Pawel_Althamer | Michael_Asher | Nairy_Baghramian | Guy_Ben-Ner | Guillaume_Bijl | Martin_Boyce | Jeremy Deller | Michael_Elmgreen und Ingar_Dragset | Hans-Peter_Feldmann | Dora_Garcia |
Isa_Genzken | Dominique_Gonzalez-Foerster | Tue_Greenfort | David_Hammons | Valérie_Jouve | Mike_Kelley | Suchan Kinoshita | Marko_Lehanka | Gustav_Metzger | Eva_Meyer und Eran_Schaerf | Deimantas_Narkevicius | Bruce_Nauman | Maria_Pask |
Manfred_Pernice | Susan_Philipsz | Martha_Rosler | Thomas_Schütte | Andreas_Siekmann | Rosemarie_Trockel | Silke_Wagner | Mark_Wallinger | Clemens von Wedemeyer | Annette_Wehrmann | Pae_White
*1961 Herborn (Hessen), lives and works in Frankfurt and Butzbach
There is something soothing about looking at flowers, writes Sigmund Freud; they know neither emotions nor conflict. Münster’s venerable Prinzipalmarkt, however, is currently home to a flower that, high up on a pole, has petals made of surfboards cut in half and tells muddled stories – all of which end in death.
The center of the blossom comprises a monitor and speaker connected to a computer. Marko Lehanka has developed a software program that generates stories set in Münster and starring the city’s inhabitants as protagonists. First names, family names, and street names from the city’s telephone book are fed into the computer, and a weather station provides meteorological data that are incorporated in each tale. In this work, as in his entire œuvre, Lehanka uses the local as his model for the global – “I also live in Münster – but in Butzbach-Münster.” The conclusion of the stories is predetermined: they all end with the death of the characters. However, this should not be hold against the flower with its black, cold heart, since killing off the characters is the most logical way for the computer to finish one tale and move on to the next. The speaker may laconically stammer out one death after another, but considering the constant stream of information to which we are subjected in everyday urban life, the flower’s muddled talk might make more sense than one is tempted to think upon first hearing and thus testifies to the subtle humor of the artist and programmer Marko Lehanka.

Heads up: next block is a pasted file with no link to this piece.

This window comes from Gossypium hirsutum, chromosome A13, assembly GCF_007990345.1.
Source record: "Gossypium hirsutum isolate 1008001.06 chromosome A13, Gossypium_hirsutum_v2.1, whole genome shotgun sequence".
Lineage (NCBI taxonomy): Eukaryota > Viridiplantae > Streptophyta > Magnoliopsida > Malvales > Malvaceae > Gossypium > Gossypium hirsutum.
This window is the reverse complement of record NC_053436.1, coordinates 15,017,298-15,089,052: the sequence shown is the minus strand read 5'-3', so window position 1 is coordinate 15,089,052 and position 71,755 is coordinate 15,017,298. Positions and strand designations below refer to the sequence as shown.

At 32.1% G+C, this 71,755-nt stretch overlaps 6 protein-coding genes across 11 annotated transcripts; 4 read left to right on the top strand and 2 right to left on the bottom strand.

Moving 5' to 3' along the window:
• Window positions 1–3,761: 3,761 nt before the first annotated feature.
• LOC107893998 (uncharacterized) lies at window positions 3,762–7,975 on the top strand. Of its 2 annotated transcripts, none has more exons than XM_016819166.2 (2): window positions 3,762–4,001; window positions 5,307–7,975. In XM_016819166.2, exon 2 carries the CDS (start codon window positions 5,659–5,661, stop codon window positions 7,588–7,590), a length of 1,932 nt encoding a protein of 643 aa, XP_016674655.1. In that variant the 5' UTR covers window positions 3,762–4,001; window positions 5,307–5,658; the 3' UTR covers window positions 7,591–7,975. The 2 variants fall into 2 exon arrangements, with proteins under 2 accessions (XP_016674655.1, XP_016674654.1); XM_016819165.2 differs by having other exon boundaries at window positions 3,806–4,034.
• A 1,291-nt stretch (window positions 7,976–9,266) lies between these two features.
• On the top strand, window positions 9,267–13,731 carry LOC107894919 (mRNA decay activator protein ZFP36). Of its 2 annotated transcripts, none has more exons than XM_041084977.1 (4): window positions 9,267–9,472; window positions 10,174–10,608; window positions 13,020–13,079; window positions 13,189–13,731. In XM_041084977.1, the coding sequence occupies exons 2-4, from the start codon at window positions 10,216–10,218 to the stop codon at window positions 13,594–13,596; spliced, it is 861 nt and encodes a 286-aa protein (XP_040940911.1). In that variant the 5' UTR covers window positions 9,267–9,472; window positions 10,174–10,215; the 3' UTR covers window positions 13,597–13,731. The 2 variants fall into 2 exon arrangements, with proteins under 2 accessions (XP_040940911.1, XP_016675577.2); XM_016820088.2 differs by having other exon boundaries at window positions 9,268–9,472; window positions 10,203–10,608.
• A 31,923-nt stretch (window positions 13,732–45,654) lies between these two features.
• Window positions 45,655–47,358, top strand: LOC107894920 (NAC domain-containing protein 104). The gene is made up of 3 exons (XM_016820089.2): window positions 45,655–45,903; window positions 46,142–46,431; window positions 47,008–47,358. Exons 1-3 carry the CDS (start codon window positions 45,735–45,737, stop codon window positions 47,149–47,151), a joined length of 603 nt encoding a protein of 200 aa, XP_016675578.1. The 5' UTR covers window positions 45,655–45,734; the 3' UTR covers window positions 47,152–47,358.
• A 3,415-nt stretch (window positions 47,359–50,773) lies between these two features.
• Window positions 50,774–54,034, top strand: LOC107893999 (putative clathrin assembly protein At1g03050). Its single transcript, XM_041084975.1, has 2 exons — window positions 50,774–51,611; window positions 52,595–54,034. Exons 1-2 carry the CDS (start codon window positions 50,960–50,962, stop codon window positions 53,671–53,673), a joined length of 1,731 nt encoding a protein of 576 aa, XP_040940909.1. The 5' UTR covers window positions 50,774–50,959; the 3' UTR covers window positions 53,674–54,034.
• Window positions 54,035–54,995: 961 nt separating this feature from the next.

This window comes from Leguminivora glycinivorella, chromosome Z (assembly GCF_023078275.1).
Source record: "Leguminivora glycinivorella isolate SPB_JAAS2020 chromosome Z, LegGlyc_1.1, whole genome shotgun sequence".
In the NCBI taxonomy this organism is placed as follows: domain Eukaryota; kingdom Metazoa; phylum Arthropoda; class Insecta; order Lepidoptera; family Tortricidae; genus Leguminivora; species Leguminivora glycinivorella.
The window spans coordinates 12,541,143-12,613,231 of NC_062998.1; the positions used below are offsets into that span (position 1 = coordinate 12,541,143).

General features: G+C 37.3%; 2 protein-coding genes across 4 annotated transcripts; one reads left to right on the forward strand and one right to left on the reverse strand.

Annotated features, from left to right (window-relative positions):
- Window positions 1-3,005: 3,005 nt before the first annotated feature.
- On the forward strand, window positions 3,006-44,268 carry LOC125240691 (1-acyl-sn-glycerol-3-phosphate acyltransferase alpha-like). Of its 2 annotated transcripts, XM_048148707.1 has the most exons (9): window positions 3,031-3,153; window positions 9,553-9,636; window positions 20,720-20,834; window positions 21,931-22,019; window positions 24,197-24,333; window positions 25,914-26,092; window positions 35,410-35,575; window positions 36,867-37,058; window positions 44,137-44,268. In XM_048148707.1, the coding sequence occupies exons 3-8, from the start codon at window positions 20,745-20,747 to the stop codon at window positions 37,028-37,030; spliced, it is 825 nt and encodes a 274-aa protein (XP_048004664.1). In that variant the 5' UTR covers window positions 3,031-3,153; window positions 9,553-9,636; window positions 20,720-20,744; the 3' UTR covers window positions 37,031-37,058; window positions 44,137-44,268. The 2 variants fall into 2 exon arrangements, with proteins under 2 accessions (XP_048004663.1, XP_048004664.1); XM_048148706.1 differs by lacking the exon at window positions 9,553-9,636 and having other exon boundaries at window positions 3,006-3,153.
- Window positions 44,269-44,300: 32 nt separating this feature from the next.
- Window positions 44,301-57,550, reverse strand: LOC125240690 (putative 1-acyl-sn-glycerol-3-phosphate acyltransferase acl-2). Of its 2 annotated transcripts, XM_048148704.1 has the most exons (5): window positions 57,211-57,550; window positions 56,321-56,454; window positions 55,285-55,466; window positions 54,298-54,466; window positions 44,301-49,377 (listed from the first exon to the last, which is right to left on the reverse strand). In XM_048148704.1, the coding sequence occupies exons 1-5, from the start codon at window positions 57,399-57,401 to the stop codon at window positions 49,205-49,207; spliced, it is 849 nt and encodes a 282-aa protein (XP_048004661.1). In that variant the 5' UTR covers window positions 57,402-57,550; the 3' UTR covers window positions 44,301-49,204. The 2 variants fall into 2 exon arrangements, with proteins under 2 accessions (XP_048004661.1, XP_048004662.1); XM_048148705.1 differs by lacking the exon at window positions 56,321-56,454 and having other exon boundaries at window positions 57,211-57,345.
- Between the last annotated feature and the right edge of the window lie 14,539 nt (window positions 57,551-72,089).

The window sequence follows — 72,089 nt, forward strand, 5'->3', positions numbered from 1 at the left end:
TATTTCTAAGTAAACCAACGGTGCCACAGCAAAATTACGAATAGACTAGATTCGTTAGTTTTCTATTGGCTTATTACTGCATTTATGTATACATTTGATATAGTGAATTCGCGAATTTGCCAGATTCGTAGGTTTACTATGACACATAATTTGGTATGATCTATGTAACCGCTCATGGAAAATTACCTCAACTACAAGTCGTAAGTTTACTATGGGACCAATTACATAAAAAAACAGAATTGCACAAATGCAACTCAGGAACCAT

Marko Lehanka's world is trivial, and the beholder does not only recognise his/her everyday life in his works, but the banal character of events, which, at first glance, is a surprise. Since 1991 he has produced several series of 'Beer bottles', which are embossed with the typical fragments of sentences we hear in drinking bouts: all areas of life covered. The persiflage is another typical stylistic feature of Lehanka's art. He designed a room in the Museum of Modern Art (MMK) Frankfurt in the year 2000, where he showed for example a construction inspired by Albrecht Dürer's 'Bauernsäule' (1525), with the same title, however not crowned by a murdered peasant, but by a farmer, casually smoking a cigarette. Lehanka studied at Städelschule in Frankfurt from 1985 to 1990, and was awarded the Villa Romana Prize in Florence in 1993. He participated in the Venice Biennale in 2001, where he arranged an installation around the 'Bauernsäule' in the Italian Pavilion. Lehanka frequently uses improvisation and spontaneous ideas, which either become an integral component of his work, or whose spirit inspires his action or performance. The artist and his alternating assistants from the 'Mädcheninstitut Lehanka', which he founded in 1993, often move along the boundary between nonsense and absurdity. Lehanka uses many different artistic media, and has always been an expert in style, and an excellent observer of everyday life, which he knows to encounter with humour.